Obviously, bullies don’t just hurt the people they victimize, they hurt themselves.  It may not be immediately evident, but many bullies become failures later in life because they can’t adjust to not being the “top dog” once they enter the real world and find people won’t tolerate their bullshit.   Their victims are more likely to succeed in life than they are…  And when the bully does succeed… well, cue the music and bring out Ray Rice.

I don’t actually know if Ray Rice was a bully in school, but it is likely.  Statistics say that most abusive relationships have one partner that was a bully in their younger years.  He punched his fiance in face, knocking her unconscious and then dragged her from the elevator into their hotel room. So, obviously, money doesn’t make you less of a bully.  Being famous also doesn’t do it.  It just seems to make you feel like the rules shouldn’t apply to you.  In the case of Rice, I was horrified by the first punishment, a mere suspension.  I applauded the NFL when they came back with a life-time ban from the game.  I get that he has rights, but should this man be a role-model for other young men?  I don’t care how many times he says he’s “sorry” or how much the woman (now his wife) defends him for the “mistake.”  He deserves to be banned from the NFL and ostracized.  He is supposed to be a hero, not a jackass (and yes, I do believe that our “famous” people should be held to higher standards of conduct than the “average” person because they are people that our youth emulate – when was the last time your kid came home and said “I want to be like Ralph the Plumber down the street”?).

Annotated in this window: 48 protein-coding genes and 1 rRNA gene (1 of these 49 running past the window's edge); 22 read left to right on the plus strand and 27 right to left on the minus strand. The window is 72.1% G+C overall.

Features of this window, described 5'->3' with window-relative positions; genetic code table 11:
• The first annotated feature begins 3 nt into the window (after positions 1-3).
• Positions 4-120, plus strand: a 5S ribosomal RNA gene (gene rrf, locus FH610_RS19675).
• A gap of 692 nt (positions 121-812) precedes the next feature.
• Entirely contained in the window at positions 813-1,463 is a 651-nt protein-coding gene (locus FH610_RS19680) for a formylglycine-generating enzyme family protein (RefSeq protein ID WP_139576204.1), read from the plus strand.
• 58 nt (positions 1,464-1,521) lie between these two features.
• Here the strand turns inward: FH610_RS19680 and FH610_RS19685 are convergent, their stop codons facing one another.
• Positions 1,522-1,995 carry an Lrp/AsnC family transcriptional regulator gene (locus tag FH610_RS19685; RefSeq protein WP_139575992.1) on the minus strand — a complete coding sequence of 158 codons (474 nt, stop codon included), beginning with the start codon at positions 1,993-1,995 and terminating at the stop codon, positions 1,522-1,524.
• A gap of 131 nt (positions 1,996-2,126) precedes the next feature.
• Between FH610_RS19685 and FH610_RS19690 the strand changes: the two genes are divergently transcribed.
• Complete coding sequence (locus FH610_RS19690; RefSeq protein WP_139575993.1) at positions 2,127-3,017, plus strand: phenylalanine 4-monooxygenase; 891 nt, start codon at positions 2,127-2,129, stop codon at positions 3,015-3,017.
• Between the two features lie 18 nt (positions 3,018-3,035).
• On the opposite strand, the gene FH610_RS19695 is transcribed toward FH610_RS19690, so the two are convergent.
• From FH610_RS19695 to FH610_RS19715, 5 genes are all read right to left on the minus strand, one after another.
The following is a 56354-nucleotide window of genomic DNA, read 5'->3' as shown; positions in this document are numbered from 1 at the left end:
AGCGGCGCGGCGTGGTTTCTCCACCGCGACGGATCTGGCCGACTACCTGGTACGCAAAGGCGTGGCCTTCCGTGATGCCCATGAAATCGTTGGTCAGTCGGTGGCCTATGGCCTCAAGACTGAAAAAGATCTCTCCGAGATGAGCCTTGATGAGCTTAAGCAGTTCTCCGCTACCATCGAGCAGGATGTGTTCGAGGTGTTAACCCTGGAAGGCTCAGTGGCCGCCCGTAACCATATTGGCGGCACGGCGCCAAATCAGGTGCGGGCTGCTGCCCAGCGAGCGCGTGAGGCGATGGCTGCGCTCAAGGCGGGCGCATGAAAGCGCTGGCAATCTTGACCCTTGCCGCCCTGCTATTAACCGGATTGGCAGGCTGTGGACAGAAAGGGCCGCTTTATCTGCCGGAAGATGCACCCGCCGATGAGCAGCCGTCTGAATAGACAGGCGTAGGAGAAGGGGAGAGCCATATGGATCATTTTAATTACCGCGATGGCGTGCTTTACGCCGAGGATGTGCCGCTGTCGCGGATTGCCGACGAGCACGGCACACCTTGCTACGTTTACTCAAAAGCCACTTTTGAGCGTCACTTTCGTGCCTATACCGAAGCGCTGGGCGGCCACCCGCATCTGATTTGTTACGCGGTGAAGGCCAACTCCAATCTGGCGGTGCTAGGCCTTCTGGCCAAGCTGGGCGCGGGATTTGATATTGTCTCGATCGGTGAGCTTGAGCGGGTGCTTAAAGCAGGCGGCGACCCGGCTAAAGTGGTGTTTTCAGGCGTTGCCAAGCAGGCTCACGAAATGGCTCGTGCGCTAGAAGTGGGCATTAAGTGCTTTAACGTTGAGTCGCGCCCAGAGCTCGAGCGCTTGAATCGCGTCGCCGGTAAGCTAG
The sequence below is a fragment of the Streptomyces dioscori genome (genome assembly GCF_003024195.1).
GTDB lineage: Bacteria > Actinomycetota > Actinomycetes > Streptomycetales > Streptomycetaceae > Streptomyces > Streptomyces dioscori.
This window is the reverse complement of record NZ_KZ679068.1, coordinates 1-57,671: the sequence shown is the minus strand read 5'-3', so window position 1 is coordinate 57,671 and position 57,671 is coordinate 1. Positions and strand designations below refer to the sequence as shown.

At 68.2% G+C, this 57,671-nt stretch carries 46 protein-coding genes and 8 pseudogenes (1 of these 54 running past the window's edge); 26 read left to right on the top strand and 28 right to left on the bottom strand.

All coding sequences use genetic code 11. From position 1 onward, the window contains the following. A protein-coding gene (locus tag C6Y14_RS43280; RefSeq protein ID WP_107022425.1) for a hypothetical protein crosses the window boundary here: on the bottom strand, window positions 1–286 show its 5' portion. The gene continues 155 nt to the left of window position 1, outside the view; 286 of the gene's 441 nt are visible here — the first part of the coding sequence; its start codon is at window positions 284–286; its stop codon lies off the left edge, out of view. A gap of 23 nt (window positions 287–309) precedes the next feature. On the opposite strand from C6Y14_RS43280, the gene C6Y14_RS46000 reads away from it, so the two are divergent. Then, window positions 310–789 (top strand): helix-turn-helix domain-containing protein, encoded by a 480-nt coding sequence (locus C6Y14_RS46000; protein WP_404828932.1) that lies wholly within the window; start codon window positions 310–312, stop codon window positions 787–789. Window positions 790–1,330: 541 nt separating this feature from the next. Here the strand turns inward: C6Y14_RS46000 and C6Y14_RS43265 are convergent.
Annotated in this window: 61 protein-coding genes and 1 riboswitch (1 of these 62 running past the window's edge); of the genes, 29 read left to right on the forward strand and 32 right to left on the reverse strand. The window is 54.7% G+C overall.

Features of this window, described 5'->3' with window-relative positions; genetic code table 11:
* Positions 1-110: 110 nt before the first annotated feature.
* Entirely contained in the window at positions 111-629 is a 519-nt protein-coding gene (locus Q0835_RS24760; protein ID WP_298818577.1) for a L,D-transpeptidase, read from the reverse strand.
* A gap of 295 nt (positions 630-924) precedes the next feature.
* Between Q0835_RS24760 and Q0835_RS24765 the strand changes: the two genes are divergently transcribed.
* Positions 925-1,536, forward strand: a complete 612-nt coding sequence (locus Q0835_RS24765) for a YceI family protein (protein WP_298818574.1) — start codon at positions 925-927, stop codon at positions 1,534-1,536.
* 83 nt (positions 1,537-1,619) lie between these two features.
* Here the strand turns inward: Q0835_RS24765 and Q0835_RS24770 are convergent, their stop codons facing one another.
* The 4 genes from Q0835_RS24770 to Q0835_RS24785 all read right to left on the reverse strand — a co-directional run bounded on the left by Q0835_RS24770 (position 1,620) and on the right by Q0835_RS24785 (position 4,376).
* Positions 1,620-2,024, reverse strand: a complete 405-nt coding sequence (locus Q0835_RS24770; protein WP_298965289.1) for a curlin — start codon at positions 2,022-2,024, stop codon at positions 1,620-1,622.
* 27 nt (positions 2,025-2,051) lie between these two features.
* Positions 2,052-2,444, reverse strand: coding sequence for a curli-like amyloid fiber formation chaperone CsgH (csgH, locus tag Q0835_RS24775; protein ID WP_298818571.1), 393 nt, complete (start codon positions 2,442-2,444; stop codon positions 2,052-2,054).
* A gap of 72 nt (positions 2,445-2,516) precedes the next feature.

So, how does this relate to the Anna-Jonesboro decision?  Like the NFL, they are going to take flack for their expulsion of the three students involved.  And like the NFL, I think they failed to do enough in the original punishment.  Their ability to reapply to the school, in just two months, where they have obviously caused damage to at least one teenager, is vulgar.